Three of the current top five pieces on the site are attacks on Santorum, and the hit pieces continue as you scroll further down the site or look at the “Most Viral in Politics” sidebar. Here are the headlines:

And then there’s the piece lamenting the fact that no matter how many presumably outrageous Santorum quotes BuzzFeed and other publications unearth, the new frontrunner is “gaffe-proof.”

The press dutifully transcribed all these remarks, but none of them raised a ruckus for more than a few hours. They’re just the latest in a long line of Santorum quotes — on homosexuality, on women’s roles, on contraception and abortion — that seem to have lost their capacity to shock. And though they’re still well to the right of public opinion, as reflected in polls, they’ve done nothing to hurt Santorum, whose campaign has attained an aura of momentum after winning three states in a row earlier this month. For Rick Santorum, there’s no such thing as a gaffe anymore.

Reading BuzzFeed these days is like reading transcriptions of the opposition research compiled by either his top GOP rival, Mitt Romney, or the Democratic National Committee — or both. I’ve rarely seen a presumably objective publication so transparently contemptuous of a candidate and so determined to drive a negative narrative about him or her.

But hey, BuzzFeed is driving traffic and generating buzz for itself. That’s all that matters in today’s “journalism,” right?

UPDATE: Rich Lowry of National Review explains what’s really stirring in the minds of journalists who keep trying to manufacture Santorum controversies.

Santorum is a standing affront to the sensibilities and assumptions of the media and political elite. That elite is constantly writing the obituary for social conservatism, which is supposed to wither away and leave a polite, undisturbed consensus in favor of social liberalism. Santorum not only defends beliefs that are looked down upon as dated and unrealistic; he does it with a passionate sincerity that opens him to mockery and attack.

Filed under: 1980s and Adoption and Books and Culture and Media and News & Politics and People
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Snickers: Candy Not Fit For A King Size
Posted on 02.17.12 by Danny Glover @ 4:24 pm

Well, candy fans, there’s sad news in the snack world this week. It looks like the obesity mafia organized by first lady Michelle Obama to whack all the fat and fun out of American society has put a hit on the king-size Snickers bar.

Mars, the candy company that makes Snickers and other delicious treats, has caved to the politically correct pressure of the food police. Come 2013, the company will stop selling candy bars that include more than 220 calories.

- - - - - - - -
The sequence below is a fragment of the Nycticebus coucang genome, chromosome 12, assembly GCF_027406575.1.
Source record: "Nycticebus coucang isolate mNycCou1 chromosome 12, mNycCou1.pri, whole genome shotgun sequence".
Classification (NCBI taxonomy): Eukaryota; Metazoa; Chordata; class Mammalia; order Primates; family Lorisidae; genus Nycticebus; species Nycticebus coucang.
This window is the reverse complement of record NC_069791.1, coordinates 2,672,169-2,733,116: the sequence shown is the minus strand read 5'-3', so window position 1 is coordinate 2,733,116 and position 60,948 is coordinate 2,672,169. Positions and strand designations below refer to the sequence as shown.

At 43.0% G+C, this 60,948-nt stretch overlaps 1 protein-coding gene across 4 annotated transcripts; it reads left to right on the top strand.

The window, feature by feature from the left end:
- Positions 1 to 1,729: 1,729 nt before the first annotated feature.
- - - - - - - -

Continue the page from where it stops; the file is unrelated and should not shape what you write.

Forget the free-market principle of supply and demand that says if customers want giant candy bars, Mars will make them. When the first lady is traveling the country to decry the “obesity epidemic,” it makes more sense for Mars to conform to an arbitrary caloric line.

This corporate change of heart about sugary overload isn’t a bad thing for me personally. I’ve consumed way too many king-size Snickers bars in my life. But coming as it does amid a White House-driven campaign against obesity, and after the nanny state has taken control of light bulbs across America, it’s a wee bit annoying.

It’s also a hypocritical marketing gimmick considering that I just spotted a $10 Snickers bar like this in a local CVS last week:

These developments combined have inspired me. For our New Year’s Eve party this year, in memory of the soon-to-be-smaller Snickers bars, I’m going to buy a “Slice ‘n Share” Snickers to bid farewell to an American tradition. Maybe I’ll cut it into servings of 220 calories or less in honor of Mr. Mars and Michelle Obama.

Then we’ll dim all the incandescent light bulbs in the house and invite everyone to gather ’round our energy-inefficient TV to watch comedian Tim Hawkins tell us all about his dream of a “Snickaloaf.”

Filed under: 1980s and Adoption and Business and Culture and Food and Government and Human Interest and Just For Laughs and Media and News & Politics and People and Rednecks and Video
Comments: None

‘Must Be Able To Work Indecently’
Posted on 10.19.11 by Danny Glover @ 1:14 pm

I know the economy is bad, but is it so bad that people would be willing to consider a job where one of the skills required is this:

Must be able to work indecently, with minimal direct supervision.

I can see why someone who is willing to work indecently wouldn’t want much direct supervision. The job also requires “overnight travel” and a willingness to “embrace diversity.”

One laughable error in word choice makes the ad sound like something from an adult publication, but it’s actually a listing for … a food-safety specialist in Northern Virginia/Maryland. No pole-dancing required.

My guess is that the ad meant to say the employee “must be able to work independently.” Instead, we see what happens when all of the copy editors are downsized.

Filed under: 1980s and Adoption and Books and Business and Grammar and Just For Laughs and Media
Comments: None